Eat healthy, Save money

Photo courtesy of Richard Marshall / McClatchy Tribune
Dietitians share weight and wallet managing tips

What will you eat today and how will you pay for it? When it comes to eating healthy, college students face two major roadblocks—time and money.

But taking the time to invest now can have big health payoffs in the future. “Its never too early to start eating healthy because it will affect your health as you age,” Ann Lentell, a registered dietitian who teaches in the food science and nutrition department, said.

Mollie Smith, also a registered dietitian in the food science and nutrition department, said college is an important time to be aware of your nutrition. “It’s important for [students] to eat balanced meals so that they give their body energy to keep going all day,” she said. “You can’t go all day on nothing and think very well or perform very well. [Students] have to pay attention to feeding their brain.”

Lentell and Smith know college students need to eat healthy but they also know that most college students tend to be on a tight budget. “It’s a common misconception that eating healthy is more expensive,” Lentell said. “Chips, soda, snack food, those are all very expensive.”

So how can college students eat healthy when they are on the go and on a tight budget? Lentell and Smith offer students tips that are healthy, affordable, and easy:

Tip #1: Buy in season. Lentell said you might have to expand you horizons, but fresh fruits and vegetables in season will usually cost less.

Tip #2: Use the freezer. If you would rather stick to foods you are comfortable with, Smith said frozen has the same benefits as fresh. Frozen fruits and vegetables will not spoil, they don’t contain the added sodium or sugar like canned or dried options and they can be prepared easily.

Tip #3: Buy in bulk. You can buy food in bulk and freeze what you won’t eat right away. Lentell said while this may seem expensive, it will save you money over time. “Sometimes the initial investment is a lot but it pays off in convenience and how much you are getting.” For example, $10 for a bag of frozen chicken seems like a lot but if it will feed you for 10 meals, it does not seem as pricey, she said.

Tip #4: Portion food yourself. If you buy in bulk and portion yourself, you will also save money. You can buy a large tub of yogurt for much less than purchasing several individual containers. Portioning ahead of time will also make it easier to grab healthy food in a hurry. Lentell suggests items like almonds, grapes, baby carrots and granola. “Sometimes it just takes an afternoon, maybe an hour, to prepare some food so it’s ready when you come home from school or when you are packing your lunch,” she said.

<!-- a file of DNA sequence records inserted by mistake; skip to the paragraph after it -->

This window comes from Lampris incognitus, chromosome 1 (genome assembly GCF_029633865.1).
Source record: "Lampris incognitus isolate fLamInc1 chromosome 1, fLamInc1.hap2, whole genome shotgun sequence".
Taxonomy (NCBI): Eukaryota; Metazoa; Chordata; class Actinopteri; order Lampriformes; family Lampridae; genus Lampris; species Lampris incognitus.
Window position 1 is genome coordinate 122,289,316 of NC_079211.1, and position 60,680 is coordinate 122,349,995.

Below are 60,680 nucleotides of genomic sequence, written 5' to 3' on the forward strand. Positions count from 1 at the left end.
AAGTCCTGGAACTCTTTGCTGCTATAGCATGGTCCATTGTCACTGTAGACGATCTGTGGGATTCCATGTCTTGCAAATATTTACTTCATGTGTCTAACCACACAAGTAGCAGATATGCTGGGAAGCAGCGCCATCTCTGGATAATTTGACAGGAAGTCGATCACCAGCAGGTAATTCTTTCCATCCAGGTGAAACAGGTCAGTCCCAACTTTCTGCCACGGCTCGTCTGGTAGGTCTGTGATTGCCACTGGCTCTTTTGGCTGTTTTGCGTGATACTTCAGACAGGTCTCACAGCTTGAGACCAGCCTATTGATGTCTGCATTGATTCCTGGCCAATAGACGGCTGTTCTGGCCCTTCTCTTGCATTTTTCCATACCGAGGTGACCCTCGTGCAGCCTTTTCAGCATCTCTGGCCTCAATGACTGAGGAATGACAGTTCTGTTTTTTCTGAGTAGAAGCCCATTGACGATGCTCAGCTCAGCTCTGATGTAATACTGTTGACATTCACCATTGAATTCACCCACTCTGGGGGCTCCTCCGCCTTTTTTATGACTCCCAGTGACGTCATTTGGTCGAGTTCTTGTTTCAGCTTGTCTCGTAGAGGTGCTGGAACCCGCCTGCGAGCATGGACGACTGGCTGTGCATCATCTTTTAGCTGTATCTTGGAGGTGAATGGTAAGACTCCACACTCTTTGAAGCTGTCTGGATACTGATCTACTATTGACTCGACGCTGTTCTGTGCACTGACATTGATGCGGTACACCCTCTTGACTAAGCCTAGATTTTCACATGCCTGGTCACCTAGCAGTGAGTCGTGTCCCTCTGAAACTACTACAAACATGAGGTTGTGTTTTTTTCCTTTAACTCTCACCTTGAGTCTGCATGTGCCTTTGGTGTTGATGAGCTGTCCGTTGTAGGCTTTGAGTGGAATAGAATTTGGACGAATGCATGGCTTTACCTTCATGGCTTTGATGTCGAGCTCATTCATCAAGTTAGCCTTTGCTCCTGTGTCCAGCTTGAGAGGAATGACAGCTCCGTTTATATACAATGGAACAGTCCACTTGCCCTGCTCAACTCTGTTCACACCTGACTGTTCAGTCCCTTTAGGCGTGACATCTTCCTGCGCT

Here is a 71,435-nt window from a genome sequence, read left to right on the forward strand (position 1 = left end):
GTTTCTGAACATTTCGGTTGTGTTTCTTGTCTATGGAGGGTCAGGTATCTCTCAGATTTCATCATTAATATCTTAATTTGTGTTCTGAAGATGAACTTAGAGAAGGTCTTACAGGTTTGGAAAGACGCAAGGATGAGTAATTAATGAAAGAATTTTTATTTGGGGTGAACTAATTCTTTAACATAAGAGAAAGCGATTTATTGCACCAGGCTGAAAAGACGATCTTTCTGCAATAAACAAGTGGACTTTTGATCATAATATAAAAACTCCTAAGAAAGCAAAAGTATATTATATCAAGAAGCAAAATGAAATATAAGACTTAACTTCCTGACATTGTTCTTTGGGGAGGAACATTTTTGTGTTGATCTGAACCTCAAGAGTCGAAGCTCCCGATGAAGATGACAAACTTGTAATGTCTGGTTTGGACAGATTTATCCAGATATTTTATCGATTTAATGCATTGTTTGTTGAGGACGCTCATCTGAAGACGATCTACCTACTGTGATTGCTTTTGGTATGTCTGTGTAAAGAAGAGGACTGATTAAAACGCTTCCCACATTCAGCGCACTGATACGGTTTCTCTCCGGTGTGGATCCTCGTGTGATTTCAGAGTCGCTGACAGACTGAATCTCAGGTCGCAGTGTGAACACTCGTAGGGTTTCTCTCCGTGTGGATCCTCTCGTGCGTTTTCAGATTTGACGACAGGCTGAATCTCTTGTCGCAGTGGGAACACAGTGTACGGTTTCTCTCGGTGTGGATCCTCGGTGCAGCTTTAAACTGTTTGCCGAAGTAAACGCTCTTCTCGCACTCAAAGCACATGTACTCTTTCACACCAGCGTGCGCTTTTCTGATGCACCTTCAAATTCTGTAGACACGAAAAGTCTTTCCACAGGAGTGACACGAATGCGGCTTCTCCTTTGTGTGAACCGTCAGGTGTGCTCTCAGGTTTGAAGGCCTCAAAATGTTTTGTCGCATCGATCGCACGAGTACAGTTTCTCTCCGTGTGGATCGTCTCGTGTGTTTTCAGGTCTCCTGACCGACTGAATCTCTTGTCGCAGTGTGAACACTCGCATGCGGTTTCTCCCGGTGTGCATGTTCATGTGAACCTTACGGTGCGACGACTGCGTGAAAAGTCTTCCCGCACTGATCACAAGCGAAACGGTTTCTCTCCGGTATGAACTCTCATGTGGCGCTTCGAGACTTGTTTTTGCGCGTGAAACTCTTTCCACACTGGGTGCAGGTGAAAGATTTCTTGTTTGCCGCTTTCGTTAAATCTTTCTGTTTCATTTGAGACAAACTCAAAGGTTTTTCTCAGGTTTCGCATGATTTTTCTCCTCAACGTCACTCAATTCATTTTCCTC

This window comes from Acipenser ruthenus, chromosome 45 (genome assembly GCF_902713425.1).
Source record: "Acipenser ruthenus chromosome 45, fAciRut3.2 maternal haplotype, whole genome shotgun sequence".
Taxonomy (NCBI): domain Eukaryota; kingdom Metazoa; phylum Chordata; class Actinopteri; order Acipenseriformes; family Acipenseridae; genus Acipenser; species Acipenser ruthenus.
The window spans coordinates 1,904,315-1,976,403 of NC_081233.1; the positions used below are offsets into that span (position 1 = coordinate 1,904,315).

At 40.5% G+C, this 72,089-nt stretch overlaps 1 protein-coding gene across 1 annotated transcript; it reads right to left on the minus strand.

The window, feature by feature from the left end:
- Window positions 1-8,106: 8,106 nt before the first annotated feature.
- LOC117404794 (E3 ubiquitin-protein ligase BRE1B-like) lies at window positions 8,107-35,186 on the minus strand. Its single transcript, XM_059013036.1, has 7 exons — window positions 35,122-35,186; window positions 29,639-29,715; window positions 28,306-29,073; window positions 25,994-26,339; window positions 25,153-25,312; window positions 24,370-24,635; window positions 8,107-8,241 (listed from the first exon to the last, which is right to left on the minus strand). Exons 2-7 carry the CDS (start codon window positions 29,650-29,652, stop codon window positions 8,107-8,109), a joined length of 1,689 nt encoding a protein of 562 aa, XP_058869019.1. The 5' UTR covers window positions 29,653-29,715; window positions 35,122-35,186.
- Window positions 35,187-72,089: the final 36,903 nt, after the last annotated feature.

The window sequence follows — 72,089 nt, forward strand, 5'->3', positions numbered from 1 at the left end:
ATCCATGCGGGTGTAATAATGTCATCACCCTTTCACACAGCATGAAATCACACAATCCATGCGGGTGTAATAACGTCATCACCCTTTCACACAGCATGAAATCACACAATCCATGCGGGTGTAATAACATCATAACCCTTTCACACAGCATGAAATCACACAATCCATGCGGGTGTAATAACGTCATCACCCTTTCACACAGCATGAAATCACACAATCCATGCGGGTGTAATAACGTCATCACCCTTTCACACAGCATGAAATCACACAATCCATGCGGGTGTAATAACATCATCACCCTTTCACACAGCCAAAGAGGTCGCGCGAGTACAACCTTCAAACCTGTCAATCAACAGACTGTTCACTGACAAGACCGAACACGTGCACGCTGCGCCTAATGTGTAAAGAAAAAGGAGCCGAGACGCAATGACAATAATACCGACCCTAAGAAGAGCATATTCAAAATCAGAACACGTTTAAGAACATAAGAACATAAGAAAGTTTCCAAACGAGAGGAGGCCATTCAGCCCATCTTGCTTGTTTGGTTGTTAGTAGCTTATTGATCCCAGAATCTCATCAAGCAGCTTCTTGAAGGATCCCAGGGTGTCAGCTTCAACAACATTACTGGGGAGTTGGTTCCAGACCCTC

Tip #5: Look up, down and around. Grocery stores tend to put the most expensive items at eye level, Smith said. She suggests buying generic when you can. Many taste the same as the name brands and cost less.

Tip #6: Brown bag it. You can save money by bringing your own lunch to school or work every day or even a few days a week. Even if you can’t bring your entire meal with you, Lentell recommends packing healthy snacks. She said snacking is important for keeping yourself energized but snacking on convenience items, like many of the options found in the bookstore or student union, can be costly.

Tip #7: Use leftovers. Make too much on purpose and freeze the leftovers. Then, when you need a quick and healthy meal, you will have something on hand that doesn’t involve a drive-through window.

Tip #8: Go lean. Buy lean meats like chicken and fish. Avoid beef or pork that contains a high amount of fat and try to stay away from lunchmeats like salami. Choose turkey instead.

Tip #9: Skip the meat. Smith said you can omit meat altogether from some meals. Doing this at least once a week reduces your risk for heart disease, stroke, diabetes and cancer plus it can help save a little bit of money.

Tip #10: Invest in a water bottle. Instead of spending money on bottled water, buy a reusable bottle and a filter for your refrigerator. You will quickly start saving money and you will be doing your part to help the environment by not creating unnecessary landfill waste.

To save money on groceries in general, Lentell said decide what you’re going to eat, make a list and stick to it when you go to the store.

And if you can only change one thing in your diet at a time, “Eat plenty of fruits and veggies,” Smith said. “If [students] are going to change one thing, the one thing they should do is try to eat more fruits and vegetables because they have lots of health benefits that will pay off over a lifetime. They are low in fat, low in calories, high in fiber and those are all things we recommend in general.”

For more information on healthy eating, students can make an appointment to meet with a registered dietitian in the health center.

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